I haven’t yet been able to visit the house, but Catherine Hawley has written a tantalising description over on Juxtabook. You can also find out more on the official Elizabeth Gaskell House website and even follow them on Twitter @GaskellsHouse. Gaskell, I’m sure, would have loved social media.

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Out now: The Meanings of Home in Elizabeth Gaskell's Fiction, a beautifully written study of this Victorian author's novels.

End of Year Book Meme 2014

by catherine on December 31, 2014

Twenty-fourteen is almost behind us, so it’s time for me to account for my reading activities over the past year. Also, I’d like to take this opportunity to wish all of my visitors a very happy and bookish 2015.

How many books read in 2013?

Only 92 this year, which is probably the fewest since records began. In my defence, I was rather busy with finishing my thesis and preparing for my viva.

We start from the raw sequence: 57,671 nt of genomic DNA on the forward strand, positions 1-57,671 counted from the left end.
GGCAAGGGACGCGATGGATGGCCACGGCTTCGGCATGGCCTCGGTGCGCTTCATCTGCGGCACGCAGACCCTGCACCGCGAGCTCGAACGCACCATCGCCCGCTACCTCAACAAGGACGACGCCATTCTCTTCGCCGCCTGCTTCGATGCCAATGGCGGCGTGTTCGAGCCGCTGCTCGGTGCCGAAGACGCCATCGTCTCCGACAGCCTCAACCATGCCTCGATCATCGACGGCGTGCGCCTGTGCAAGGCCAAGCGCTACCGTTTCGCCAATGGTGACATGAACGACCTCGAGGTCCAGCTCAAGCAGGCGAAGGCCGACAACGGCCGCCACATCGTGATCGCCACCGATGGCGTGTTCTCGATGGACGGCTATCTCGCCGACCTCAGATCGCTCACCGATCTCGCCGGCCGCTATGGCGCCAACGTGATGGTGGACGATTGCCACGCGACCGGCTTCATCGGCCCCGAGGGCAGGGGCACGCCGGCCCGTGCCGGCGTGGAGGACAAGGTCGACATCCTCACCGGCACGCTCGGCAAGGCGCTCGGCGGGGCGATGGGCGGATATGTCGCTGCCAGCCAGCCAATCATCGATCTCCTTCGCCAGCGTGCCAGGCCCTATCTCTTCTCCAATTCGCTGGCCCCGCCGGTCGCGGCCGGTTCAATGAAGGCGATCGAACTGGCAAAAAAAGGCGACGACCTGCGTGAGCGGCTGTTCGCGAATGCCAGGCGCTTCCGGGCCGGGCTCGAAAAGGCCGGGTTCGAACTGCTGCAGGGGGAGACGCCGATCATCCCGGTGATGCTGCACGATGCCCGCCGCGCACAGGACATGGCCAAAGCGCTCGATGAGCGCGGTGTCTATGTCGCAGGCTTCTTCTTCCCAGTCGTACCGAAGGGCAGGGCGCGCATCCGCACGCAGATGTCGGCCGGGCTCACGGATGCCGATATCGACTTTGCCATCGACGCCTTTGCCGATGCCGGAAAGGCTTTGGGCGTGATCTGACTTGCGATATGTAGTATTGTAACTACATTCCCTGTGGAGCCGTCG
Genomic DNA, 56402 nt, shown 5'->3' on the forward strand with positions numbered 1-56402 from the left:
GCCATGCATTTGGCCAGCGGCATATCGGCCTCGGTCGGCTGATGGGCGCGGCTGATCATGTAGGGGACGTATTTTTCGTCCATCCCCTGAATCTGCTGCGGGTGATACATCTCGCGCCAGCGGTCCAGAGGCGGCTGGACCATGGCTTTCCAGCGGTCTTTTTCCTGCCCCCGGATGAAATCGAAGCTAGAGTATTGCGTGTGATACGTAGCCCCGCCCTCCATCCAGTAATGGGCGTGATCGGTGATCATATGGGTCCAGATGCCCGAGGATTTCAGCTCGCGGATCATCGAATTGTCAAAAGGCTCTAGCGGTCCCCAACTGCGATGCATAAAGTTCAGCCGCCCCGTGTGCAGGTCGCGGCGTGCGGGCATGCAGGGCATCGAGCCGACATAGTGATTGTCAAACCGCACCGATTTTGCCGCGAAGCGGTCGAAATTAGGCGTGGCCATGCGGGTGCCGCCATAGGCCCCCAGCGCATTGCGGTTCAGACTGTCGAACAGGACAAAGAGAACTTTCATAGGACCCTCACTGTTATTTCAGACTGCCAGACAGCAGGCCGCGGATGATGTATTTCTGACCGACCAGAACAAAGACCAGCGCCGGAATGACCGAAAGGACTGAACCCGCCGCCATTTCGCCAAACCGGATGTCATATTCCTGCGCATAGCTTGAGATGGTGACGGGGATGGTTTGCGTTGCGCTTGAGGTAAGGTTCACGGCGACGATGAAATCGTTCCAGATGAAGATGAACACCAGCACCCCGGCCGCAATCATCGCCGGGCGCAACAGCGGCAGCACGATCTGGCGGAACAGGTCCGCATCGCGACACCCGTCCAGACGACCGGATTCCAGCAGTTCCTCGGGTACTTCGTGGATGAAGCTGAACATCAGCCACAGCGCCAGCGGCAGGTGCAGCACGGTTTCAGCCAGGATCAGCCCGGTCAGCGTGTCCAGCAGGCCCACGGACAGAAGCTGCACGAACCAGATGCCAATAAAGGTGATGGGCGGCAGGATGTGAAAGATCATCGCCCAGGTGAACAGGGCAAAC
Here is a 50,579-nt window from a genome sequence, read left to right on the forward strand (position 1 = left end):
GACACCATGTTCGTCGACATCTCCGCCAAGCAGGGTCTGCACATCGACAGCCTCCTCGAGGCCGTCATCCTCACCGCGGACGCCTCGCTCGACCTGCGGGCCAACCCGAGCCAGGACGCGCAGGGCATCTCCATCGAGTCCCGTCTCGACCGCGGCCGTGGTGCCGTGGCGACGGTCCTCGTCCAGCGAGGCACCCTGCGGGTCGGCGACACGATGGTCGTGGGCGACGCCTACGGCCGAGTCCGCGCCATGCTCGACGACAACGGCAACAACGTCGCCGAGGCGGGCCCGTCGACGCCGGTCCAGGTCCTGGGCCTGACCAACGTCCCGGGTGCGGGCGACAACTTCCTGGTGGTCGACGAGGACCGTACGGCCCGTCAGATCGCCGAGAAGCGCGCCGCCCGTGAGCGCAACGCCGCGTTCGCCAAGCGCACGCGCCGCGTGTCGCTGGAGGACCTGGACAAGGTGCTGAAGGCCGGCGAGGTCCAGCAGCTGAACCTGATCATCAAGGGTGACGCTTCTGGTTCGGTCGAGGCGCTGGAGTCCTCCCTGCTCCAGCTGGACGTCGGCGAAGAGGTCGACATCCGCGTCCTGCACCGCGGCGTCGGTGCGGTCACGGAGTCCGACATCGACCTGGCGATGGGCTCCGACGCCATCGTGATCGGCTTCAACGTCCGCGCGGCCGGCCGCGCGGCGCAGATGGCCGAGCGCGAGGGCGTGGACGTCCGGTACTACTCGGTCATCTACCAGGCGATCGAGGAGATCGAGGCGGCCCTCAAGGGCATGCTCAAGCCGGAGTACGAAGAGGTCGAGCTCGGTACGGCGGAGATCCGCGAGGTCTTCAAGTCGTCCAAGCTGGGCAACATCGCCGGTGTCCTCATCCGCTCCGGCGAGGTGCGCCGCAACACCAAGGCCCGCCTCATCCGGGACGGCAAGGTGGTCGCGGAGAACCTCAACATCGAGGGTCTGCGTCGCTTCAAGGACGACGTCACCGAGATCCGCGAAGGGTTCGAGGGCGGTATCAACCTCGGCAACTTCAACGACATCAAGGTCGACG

Fiction/Non-Fiction ratio?

There were 51 novels and 41 works of non-fiction.

Male/female authors?

I read 38 books by men, so that means 54 by women.

Favourite book read?

I always weasel my way out of choosing just one favourite, so here are the top five (in no particular order):

  • Stoner by John Williams (This is a rare instance of my enjoying a much-hyped book – I thought it extraordinary.)
  • Delusions of Gender: How Our Minds, Society, and Neurosexism Create Difference by Cordelia Fine (An incredibly important book, and also one that is delightfully well written. Fine combines insight with common sense and humour. Brilliant.)
  • Love, Nina: Despatches from Family Life by Nina Stibbe (I’m giggling at the mere thought of this book. Stibbe is an exceptional comic writer.)
  • Deep Sea and Foreign Going by Rose George (As I don’t have an intrepid bone in my body, I enjoy reading about impulsive people who go off and have adventures. George makes the shipping industry sound exciting to someone who likes to have her pins firmly on the ground.)